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Perspectives in MS
Perspectives in MS

Transverse Myelitis

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One of the most common sources of symptoms in patients with MS is from lesions in the spinal cord.  The spinal cord is a relatively thin band of nervous tissue that contains the pathways that allow us to feel, move, and use the bathroom. The spinal cord starts at the base of the skull where the brainstem terminates and ends in the lower back.  Nerves emerge at multiple levels from the spinal cord which transmit information from the central nervous system to the peripheral nervous system.  Although lesions are more common in the brain in MS- it is much bigger than the spinal cord after all- lesions in the spinal cord are much more likely to produce clinical symptoms.  Patients with MS often have lesions in the brain that do not cause symptoms, but this is rarely the case with lesions in the spinal cord.  Inflammation of the spinal cord in termed transverse myelitis.  This term is applied to illnesses other than MS, and inflammation of the spinal cord can occur for a variety of reasons.

To understand the symptoms produced by lesions in the spinal cord, let me briefly review the anatomy of the spinal cord.  Like the brain, the spinal cord is divided into gray matter and white matter.  The gray matter contains neurons and cell bodies, while the white matter contains the axons than link neurons together.  In the brain, the grey matter is on the outside while in the spinal cord, the grey matter forms an “H” shape inside the spinal cord when viewed from the top down, termed an axial view.  The MRI below shows this pattern (the grey matter looks white and the white matter looks grey because of the MRI).  The MRI below on the left is a view of the spinal cord from the axial view.  On the right, the spinal cord is viewed from the side.  The spinal cord is normally a solid gray color and it is surrounded by spinal fluid that is seen as white surrounding the spinal cord.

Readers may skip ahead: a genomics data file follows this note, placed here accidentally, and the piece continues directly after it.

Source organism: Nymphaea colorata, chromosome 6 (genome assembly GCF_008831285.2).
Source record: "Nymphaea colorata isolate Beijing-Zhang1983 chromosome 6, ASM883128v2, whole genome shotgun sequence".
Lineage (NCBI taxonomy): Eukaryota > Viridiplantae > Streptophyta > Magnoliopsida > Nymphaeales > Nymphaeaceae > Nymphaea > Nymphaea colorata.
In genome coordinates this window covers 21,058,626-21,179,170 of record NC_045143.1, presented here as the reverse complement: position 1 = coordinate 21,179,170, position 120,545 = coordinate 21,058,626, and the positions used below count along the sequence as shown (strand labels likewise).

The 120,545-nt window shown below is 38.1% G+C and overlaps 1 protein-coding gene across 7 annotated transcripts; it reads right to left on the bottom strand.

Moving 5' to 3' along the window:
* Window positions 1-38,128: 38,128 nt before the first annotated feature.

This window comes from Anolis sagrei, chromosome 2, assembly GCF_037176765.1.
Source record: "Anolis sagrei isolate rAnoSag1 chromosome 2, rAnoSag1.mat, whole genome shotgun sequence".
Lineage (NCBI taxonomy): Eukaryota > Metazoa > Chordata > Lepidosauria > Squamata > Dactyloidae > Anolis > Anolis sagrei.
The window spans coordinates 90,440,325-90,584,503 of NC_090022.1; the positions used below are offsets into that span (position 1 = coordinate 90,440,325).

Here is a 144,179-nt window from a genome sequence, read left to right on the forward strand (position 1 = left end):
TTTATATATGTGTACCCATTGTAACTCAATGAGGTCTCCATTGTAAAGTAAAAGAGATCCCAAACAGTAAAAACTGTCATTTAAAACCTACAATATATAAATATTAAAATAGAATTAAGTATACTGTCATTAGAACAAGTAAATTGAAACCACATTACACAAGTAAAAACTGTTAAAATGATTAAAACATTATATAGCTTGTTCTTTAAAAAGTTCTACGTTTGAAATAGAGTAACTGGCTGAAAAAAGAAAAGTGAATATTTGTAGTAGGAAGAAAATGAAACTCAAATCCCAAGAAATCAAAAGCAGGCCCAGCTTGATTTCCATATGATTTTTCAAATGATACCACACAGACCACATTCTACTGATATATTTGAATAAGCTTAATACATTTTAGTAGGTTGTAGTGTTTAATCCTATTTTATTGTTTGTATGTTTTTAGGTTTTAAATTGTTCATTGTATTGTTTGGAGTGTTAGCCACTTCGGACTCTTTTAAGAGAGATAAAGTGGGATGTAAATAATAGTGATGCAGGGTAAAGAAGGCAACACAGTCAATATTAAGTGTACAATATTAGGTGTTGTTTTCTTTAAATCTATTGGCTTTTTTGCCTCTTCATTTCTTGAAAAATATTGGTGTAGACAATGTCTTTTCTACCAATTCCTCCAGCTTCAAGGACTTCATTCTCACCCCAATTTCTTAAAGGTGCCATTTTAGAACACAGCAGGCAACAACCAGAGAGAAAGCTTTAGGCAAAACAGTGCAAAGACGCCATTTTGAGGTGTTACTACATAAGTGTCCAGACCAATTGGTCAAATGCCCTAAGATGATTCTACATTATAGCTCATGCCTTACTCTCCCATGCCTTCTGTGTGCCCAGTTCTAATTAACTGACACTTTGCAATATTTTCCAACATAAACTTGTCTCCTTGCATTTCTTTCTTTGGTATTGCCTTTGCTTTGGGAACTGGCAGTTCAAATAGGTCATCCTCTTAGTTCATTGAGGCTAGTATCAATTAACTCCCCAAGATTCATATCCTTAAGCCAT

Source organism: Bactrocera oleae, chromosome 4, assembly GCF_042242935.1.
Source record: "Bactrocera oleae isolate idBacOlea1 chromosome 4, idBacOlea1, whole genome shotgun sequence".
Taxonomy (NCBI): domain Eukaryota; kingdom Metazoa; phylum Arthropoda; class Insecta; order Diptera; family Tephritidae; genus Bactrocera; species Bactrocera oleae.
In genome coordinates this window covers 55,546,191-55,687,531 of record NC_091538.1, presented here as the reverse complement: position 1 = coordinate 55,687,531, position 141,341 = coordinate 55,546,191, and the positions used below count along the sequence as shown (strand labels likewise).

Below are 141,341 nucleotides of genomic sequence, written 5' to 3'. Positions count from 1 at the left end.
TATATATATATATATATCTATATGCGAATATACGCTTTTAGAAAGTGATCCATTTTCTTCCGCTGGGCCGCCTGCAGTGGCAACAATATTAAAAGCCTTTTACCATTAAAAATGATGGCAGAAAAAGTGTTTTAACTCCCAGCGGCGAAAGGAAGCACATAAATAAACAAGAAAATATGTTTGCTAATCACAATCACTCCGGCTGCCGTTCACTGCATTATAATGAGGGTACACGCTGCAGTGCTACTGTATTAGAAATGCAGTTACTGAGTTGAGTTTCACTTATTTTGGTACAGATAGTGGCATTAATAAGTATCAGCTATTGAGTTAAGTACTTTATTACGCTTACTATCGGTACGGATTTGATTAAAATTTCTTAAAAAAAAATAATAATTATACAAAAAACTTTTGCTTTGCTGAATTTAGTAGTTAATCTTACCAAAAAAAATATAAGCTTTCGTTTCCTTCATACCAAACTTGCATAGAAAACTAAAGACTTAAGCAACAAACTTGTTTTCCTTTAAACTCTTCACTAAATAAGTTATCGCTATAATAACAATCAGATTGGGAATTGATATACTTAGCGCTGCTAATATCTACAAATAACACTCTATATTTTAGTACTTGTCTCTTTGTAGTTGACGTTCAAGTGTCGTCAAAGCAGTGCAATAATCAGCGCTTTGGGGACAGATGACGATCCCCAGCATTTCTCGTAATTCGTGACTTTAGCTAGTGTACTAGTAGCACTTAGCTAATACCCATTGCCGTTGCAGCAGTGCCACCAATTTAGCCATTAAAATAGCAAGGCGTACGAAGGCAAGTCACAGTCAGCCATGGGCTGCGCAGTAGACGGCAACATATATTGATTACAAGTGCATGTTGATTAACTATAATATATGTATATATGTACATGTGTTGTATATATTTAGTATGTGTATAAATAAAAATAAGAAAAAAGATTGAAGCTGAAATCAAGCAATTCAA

The three most important pathways in the spinal cord

1. The Corticospinal Tract:  This is a descending pathway that carries motor fibers to the peripheral nerves.

2. The Dorsal Column Pathway:  This is an ascending pathway that carries proprioception (the body’s sense of where it is localized in space) and fine touch sensation from peripheral nerves to the brain.

3. The Spinothalamic Tract:  This is an ascending pathway that transmits pain and temperature touch sensation from peripheral nerves to the brain. 

The location of these pathways is outlined in the diagram below.

In addition to these pathways, there are other pathways connect to the cerebellum to help control posture and balance.  There are also pathways that allow for bowel and bladder control.  In my next post, I will discuss typical presentations of spinal cord disorders in MS. 

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About the Author

Dr. Howard is a neurologist & psychiatrist, and an expert in multiple sclerosis.

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